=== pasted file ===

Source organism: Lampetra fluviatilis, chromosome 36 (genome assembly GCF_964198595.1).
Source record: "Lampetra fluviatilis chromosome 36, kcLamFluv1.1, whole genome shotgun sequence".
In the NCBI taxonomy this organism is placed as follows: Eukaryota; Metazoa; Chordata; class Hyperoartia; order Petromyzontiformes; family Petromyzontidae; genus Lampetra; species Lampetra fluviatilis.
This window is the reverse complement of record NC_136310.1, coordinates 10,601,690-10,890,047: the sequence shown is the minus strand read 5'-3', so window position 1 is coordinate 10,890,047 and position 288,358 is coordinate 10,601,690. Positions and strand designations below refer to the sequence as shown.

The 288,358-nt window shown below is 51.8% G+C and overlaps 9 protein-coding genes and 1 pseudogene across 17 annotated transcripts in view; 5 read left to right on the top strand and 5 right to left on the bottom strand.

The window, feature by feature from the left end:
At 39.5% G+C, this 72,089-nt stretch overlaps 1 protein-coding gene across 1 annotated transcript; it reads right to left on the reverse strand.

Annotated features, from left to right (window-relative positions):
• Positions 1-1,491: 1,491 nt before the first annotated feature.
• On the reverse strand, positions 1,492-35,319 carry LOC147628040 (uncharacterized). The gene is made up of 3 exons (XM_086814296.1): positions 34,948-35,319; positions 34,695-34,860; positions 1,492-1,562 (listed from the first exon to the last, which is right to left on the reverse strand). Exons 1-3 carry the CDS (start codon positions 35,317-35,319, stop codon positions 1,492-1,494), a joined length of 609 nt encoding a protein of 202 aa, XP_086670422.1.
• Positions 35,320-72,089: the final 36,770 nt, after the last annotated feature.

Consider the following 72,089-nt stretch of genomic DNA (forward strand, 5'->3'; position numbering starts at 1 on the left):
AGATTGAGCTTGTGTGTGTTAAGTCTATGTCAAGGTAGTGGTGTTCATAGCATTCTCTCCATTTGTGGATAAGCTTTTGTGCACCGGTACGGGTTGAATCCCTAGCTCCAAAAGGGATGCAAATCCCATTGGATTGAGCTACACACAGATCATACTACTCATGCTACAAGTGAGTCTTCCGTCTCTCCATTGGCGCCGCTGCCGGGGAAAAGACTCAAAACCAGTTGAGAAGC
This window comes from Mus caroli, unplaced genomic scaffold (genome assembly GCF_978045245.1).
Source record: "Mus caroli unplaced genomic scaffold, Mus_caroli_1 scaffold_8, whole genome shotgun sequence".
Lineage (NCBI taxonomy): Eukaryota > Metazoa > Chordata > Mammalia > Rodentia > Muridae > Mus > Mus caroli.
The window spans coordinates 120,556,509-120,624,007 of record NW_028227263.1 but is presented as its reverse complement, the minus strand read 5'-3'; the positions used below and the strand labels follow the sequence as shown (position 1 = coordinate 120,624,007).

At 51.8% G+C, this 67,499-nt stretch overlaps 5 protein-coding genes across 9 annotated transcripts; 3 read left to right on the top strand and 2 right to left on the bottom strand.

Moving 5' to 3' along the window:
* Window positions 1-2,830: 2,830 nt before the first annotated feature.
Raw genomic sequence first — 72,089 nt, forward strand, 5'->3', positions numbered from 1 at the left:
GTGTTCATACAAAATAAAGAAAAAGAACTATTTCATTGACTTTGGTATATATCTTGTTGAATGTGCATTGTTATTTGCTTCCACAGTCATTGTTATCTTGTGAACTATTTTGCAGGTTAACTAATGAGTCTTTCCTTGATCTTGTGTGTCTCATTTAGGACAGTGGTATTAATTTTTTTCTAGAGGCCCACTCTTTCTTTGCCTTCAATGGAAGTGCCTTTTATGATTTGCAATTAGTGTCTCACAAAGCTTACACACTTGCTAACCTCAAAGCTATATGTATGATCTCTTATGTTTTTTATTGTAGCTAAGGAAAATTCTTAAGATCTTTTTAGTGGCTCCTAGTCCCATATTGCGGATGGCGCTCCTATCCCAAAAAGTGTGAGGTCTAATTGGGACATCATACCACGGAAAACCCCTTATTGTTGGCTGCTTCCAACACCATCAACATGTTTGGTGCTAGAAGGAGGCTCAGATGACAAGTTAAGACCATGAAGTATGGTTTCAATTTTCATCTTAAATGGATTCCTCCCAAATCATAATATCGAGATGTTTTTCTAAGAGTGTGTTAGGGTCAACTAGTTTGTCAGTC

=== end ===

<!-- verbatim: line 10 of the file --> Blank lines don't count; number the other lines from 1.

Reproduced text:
• On the reverse strand, positions 1,492-35,319 carry LOC147628040 (uncharacterized). The gene is made up of 3 exons (XM_086814296.1): positions 34,948-35,319; positions 34,695-34,860; positions 1,492-1,562 (listed from the first exon to the last, which is right to left on the reverse strand). Exons 1-3 carry the CDS (start codon positions 35,317-35,319, stop codon positions 1,492-1,494), a joined length of 609 nt encoding a protein of 202 aa, XP_086670422.1.